This title does not accurately describe the book, which is much more about Mrs. Grant's relationship with her husband (with whom she was with on many occasions during the Civil War) than with her slave about whom very little is known. The story of the slave is fictional although Julia came from a slave-holding family and General Grant from an abolitionist family; both families opposed their marriage. The relationship between Julia Grant and First Lady Mary Todd Lincoln receives attention; Mrs. Lincoln snubbed Mrs. Grant several times during the war.
6th February ROOT and 14th ROOT overall: A Piece of the World by Christina Baker Kline, a reread which I enjoyed as much if not more than when I read it last spring. It is a fictional account of the life of Christina Olson and of Andrew Wyeth's doing numerous paintings at the Olson farm in Maine, culminating in his painting "Christina's World." The interactions of Christina and her brother Al with whom she lived and Andrew Wyeth are explored; he really seemed to understand her, as demonstrated by the painting which pictures her as a young girl (as she saw herself) instead of a middle aged crippled woman. The cover shows a house in a field; the house, field, and sky are reminiscent of Wyeth's famous painting.
7th February ROOT and 15th overall: War Poems selected and edited by John Hollander. I had not been planning to read this collection at this time, but in our Wednesday afternoon poetry group we discussed some poems about World War I which whetted my interest. This collection of poems, in the Everyman's Library Pocket Poets series, was disappointing in that the selector provided a brief introduction at the beginning of the volume, but did not say anything about the poets or the poems with the poems themselves. He did provide an index of poets, with birth and death dates, but no other information. Fortunately, with the internet, I could find out more about the poets, especially whether they had actual experience in war and whether or not they died as a result of war. The volume is arranged by time period: Heroic Ages: Ancient through Renaissance, Before and after Napoleon, The American Civil War, Modern Warfare: World War I, World War II and After, and General Observations. One of the poems was about the Vietnam War; there were no poems included about wars after that although the collection was published in 1999. Some of the poems are very well-known including "Defence of Fort McHenry" (which became "The Star Spangled Banner) by Francis Scott Key and "The Battle Hymn of the Republic" by Julia Ward Howe. Others were much less familiar. Although most of the poems were originally written in English, some of them, including portions of The Iliad and The Aeneid were translations.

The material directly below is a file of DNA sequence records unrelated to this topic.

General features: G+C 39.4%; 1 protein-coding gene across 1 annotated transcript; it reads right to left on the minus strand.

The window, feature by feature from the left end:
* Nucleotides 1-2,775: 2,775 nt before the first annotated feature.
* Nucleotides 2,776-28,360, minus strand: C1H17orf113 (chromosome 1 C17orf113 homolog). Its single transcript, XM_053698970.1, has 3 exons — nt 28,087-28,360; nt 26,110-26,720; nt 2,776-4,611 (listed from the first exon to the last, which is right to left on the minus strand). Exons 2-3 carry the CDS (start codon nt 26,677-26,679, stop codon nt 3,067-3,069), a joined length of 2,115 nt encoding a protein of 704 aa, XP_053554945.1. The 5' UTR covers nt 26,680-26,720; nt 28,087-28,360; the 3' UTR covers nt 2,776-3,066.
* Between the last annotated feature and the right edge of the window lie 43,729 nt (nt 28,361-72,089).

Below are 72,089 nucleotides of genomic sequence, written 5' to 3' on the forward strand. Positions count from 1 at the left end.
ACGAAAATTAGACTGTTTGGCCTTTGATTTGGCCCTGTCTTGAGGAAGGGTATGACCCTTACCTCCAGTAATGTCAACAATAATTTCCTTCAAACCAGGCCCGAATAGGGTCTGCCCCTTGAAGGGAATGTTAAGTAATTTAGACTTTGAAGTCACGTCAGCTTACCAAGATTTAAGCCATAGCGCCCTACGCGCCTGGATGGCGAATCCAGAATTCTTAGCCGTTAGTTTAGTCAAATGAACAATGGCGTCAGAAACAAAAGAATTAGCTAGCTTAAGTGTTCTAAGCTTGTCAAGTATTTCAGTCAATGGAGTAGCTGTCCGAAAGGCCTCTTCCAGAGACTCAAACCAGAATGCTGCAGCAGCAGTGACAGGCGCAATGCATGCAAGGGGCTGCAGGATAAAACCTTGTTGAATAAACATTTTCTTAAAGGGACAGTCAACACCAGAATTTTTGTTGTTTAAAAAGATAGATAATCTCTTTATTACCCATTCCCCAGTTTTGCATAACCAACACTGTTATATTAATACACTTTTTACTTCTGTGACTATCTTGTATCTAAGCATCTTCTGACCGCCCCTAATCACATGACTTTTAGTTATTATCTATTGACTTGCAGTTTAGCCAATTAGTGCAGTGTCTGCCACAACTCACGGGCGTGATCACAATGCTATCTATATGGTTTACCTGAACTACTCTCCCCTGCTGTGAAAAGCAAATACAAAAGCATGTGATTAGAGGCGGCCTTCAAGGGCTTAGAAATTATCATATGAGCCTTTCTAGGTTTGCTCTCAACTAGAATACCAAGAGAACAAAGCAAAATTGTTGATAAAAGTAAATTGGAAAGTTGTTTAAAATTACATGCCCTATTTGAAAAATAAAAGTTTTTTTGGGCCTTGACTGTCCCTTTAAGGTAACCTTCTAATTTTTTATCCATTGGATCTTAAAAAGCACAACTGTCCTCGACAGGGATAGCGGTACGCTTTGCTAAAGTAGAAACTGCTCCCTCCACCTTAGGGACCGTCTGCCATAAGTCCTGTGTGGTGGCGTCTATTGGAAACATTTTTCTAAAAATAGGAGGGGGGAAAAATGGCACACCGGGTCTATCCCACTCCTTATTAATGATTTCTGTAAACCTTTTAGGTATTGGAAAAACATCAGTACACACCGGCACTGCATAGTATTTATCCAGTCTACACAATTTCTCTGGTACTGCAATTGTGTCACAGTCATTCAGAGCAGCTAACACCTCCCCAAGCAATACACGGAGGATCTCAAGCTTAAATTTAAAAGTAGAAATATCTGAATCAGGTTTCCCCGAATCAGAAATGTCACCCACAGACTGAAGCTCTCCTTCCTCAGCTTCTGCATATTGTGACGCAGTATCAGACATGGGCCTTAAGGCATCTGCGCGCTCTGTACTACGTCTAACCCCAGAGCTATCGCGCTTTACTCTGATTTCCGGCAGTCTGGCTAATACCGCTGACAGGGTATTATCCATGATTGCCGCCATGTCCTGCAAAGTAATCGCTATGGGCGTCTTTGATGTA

First March ROOT and 16th overall: We Were Eight Years in Power: an American Tragedy by Ta-Nehisi Coates.
This is a collection of selected essays, one for each year, that were published in The Atlantic during the Obama administration. Prior to each essay, Coates includes "Notes" about the year in which he discusses the essay, why or how he wrote it, and critiques it saying what he no longer believes or how well it has stood up in time. Although some of the essays are directly related to Obama's presidency, others discuss important topics such as why blacks should study the Civil War, the question of reparations, and the problem of mass incarceration. In my opinion, the essay "The Black Family in the Age of Mass Incarceration" was the least interesting because it was long and the most scholarly with a lot of footnotes; it seemed the least personal of the essays. In the Epilogue, Coates discusses Trump as "the first white president" with his ideology of white supremacy. Throughout the book, Coates pointed out the problem of blacks' being considered inferior to whites -- of the history of white supremacy in the United States. This book particularly resonated with me since I live in Charlottesville, VA, where we had a violent alt-right demonstration last summer.